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Learning Japanese in Japan

やっぱり外国語を勉強したら、練習は一番大切だ。

授業で勉強しても、ドラマを見ても、ずっと覚えるわけではない。

アメリカで日本語を勉強したら、たぶん授業中だけで話せる。その後に自分で一所懸命勉強しても、1週間後や学期終わったらたくさんの事を忘れちゃうかもしれない。なぜかというと、練習あまりできないからだ。本を読んでも、音楽を聞いても、自分で新しい文を作らないと覚えないと思う。

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アメリカで自分で作文とか書けるけど、正しいか間違いがあるか、あまり分からない。でも、日本で毎日日本語で話さなくちゃいけない。間違ったら、ますぐ分かる。

アメリカで新しい単語や文法を習った場合に、たぶん次のテストが終わるとそんなことを勉強やまよう。たいてい覚えるけど、たぶんもう一回復習しなくちゃいけない。でも日本で新しいことを習って、その日に話しながら話してみる。一日に新しいことを読めるし、書けるし、聞こえるし、自分が作った文で言えるから、もっと早く覚えるかもしれない。

それはよかった。

アメリカに帰った後にたくさんことをわすれちゃったけど、この一週間にたくさんことを思い出した。アメリカにいる間より、今日本語頑張って勉強したい。アメリカにいる間より、今日本語の勉強が好きだ。続きたい気持ち持っている。

それはよかった。

In the end, if you are studying a foreign language, practice is the most important thing.

Even if you study during class, even if you watch dramas or some such thing in that language, there is no certainty that you will remember what you hear.

Studying Japanese in America, it is likely that outside of class there won’t be many–if any–opportunities to practice speaking Japanese. So even if you studying your hardest it is not uncommon to forget what you have learned after a week or after a semester. I think this is due to the lack of practice in a meaningful way. Even if you read the new content in a book or hear the new content in music, if you yourself don’t use the new material independently, there is no way you can concretely learn it without fear of forgetting it later.

One way to self study in America–or wherever you are–is to use Japanese to write in a diary. However there is no accurate way to know if your Japanese is right or wrong if there is no native speaker to give you feedback. And even if you show whatever you have written to a Japanese speaker later on, it is likely that you don’t remember why you wrote the way you did–the feedback is not immediate and so looses some of its value. But in Japan, it is necessary to speak Japanese everyday. More than that, there are opportunities around every corner to further your interactions in Japanese. And when in Japan, when practicing Japanese, the feedback you receive is immediate and truly helps you recognize where and why you went wrong when you said what you did.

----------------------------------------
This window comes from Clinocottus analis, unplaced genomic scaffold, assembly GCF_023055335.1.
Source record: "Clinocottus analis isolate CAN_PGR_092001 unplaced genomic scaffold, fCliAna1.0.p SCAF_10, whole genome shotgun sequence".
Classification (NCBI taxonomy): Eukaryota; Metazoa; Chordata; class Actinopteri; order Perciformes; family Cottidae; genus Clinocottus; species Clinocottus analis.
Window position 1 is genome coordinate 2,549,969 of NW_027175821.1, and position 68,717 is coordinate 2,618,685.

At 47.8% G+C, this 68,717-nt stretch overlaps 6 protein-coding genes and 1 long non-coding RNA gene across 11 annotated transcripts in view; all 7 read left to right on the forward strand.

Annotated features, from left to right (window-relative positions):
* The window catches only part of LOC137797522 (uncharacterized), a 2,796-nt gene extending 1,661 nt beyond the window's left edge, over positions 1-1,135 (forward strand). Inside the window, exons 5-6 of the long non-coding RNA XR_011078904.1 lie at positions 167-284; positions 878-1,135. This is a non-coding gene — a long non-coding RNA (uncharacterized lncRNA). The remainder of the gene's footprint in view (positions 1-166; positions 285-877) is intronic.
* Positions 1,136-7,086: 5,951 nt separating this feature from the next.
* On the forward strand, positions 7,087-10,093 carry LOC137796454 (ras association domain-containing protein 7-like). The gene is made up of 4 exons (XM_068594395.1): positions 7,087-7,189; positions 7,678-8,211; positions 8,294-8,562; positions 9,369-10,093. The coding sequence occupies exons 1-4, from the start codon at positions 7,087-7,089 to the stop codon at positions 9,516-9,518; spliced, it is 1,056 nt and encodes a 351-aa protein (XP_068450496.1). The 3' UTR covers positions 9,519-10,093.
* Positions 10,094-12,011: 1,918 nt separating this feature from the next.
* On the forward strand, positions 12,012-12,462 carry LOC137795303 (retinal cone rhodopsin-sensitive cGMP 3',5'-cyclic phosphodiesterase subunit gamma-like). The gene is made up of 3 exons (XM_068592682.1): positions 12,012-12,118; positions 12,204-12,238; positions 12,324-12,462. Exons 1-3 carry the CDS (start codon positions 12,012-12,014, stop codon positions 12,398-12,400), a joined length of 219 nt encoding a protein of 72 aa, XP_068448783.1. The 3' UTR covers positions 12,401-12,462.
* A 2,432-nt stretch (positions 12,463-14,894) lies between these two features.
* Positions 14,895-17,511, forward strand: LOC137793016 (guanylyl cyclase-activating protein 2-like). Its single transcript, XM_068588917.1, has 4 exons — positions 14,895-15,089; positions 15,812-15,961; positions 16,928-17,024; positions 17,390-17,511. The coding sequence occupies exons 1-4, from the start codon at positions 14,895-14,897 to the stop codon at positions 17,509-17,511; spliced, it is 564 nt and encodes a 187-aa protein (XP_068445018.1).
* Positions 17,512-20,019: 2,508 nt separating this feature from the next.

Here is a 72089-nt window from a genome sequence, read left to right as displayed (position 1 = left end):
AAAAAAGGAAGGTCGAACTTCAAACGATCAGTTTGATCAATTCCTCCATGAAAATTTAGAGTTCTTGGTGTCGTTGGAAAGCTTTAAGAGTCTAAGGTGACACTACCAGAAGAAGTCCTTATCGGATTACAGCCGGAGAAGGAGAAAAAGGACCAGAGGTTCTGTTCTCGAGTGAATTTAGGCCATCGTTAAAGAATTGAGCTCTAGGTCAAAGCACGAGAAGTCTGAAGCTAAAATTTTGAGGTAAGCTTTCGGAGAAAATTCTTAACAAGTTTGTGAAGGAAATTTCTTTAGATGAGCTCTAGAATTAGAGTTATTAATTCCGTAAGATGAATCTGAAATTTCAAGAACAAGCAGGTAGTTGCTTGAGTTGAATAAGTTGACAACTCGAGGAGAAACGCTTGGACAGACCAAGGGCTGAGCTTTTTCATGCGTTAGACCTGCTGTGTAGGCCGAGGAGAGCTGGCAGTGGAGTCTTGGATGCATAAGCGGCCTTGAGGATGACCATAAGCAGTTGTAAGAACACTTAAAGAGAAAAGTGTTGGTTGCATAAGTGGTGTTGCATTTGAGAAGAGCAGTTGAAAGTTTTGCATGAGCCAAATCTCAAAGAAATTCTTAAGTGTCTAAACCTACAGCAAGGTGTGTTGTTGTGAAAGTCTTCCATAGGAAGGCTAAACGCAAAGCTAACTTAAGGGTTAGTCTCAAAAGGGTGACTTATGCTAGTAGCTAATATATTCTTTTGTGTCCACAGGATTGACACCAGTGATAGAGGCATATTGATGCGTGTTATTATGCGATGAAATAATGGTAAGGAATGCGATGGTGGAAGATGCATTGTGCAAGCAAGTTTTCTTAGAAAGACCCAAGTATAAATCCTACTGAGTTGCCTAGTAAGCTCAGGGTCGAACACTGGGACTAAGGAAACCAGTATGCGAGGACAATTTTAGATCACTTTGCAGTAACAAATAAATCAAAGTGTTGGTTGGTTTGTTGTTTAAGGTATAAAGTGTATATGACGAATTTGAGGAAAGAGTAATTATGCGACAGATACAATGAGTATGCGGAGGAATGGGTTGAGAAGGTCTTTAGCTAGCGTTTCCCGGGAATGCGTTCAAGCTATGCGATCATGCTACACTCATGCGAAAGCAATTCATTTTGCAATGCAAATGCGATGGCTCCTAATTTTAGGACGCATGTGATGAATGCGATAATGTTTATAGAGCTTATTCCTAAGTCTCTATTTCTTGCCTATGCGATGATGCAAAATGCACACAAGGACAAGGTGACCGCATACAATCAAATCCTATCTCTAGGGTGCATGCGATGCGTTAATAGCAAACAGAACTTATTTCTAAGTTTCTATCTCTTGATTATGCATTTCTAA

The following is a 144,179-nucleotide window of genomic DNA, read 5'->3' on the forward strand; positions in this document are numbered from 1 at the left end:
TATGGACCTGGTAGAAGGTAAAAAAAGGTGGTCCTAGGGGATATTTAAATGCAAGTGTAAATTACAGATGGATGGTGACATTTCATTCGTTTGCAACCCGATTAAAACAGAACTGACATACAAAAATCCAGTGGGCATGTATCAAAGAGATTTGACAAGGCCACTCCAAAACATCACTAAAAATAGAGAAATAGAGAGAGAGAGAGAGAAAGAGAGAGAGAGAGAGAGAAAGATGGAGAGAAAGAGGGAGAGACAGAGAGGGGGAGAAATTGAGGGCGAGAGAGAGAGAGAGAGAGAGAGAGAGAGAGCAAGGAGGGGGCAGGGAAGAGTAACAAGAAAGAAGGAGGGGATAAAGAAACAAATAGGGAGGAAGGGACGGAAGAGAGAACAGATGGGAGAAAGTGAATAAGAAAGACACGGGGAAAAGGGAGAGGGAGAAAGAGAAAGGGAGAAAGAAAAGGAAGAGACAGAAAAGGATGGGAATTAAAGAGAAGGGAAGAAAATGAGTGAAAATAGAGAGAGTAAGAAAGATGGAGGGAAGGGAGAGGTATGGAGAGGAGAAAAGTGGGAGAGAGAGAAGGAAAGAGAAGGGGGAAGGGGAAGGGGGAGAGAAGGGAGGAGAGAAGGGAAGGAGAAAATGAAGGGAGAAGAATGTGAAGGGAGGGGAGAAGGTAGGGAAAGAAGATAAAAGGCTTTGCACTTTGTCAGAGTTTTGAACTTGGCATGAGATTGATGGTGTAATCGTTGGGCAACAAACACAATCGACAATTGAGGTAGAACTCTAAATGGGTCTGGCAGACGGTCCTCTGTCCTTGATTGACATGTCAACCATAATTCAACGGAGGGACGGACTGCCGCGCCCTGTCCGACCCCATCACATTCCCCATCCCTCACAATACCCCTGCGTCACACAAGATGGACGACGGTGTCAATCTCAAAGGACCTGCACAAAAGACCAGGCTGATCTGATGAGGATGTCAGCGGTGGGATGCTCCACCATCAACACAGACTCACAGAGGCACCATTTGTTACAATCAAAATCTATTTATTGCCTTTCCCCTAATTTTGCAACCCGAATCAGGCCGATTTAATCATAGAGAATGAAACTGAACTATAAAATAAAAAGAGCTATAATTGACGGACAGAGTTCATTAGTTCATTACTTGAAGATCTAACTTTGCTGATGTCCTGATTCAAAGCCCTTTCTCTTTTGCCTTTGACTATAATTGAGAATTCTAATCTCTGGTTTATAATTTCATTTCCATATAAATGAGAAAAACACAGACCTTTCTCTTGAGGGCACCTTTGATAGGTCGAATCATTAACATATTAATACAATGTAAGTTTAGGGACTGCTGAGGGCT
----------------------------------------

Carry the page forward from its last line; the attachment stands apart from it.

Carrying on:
In America when studying a new grammar point or vocabulary list, it is not uncommon to stop reviewing the content once the test that will cover the material has finished. Because school is the only real place you need to use Japanese, and classes emphasize one particular set of curriculum at a time–often leaving it behind when moving on to the next topic. And because of this, language learners in America accept this system of studying for the test and not studying to learn, because that is what will get them an A in the class–that is what will make them feel like they are learning the language. Even if you have “learned” something, it will probably require review the next time you need to use the content. But when learning Japanese in Japan, you can learn something new and in that same day practice using it in a real life conversation, read it somewhere out in the world, practice writing it, etc. I believe that this intensive real-life interaction with new content is what encourages true learning. You can look at flashcards all day long, but until you go out and try really using it, and receive in person, immediate feedback, you won’t get very far.

So I think it is amazing to be in Japan.

When I returned to America from Japan, I forgot many things that I had learned while I was here. But in the past week–short a time as it may be–I have remembered and learned many things. Now, more than when I was in America, I want to try my hardest to study Japanese. Now, more than when I was in America, I love Japanese. I feel a desire to continue studying.

And I love that.

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OK so if you couldn’t tell, I wrote generally the same content in Japanese, followed by English. Based on my interest in translation and translation theory, I tried to keep certain structures the same and convey the same message to both a Japanese and English speaking audience. However, I still lack fluency in Japanese and there were some points in the English version in which I got too excited and went off on mini tangents that I couldn’t convey in the Japanese. I also tried not to spend excessive amounts of time focusing on either portion–the whole post took about an hour, and I want to practice Japanese and translation theory at my own level without fretting or trying to make anything perfect.

I think this kind of post is good for my own personal language learning, so I am going to try to continue multi-lingual content–sorry if that is confusing or boring >_<

Thanks as always for reading my ramblings! Stay tuned for more adventures! Only two days before I move to Yoyogi!

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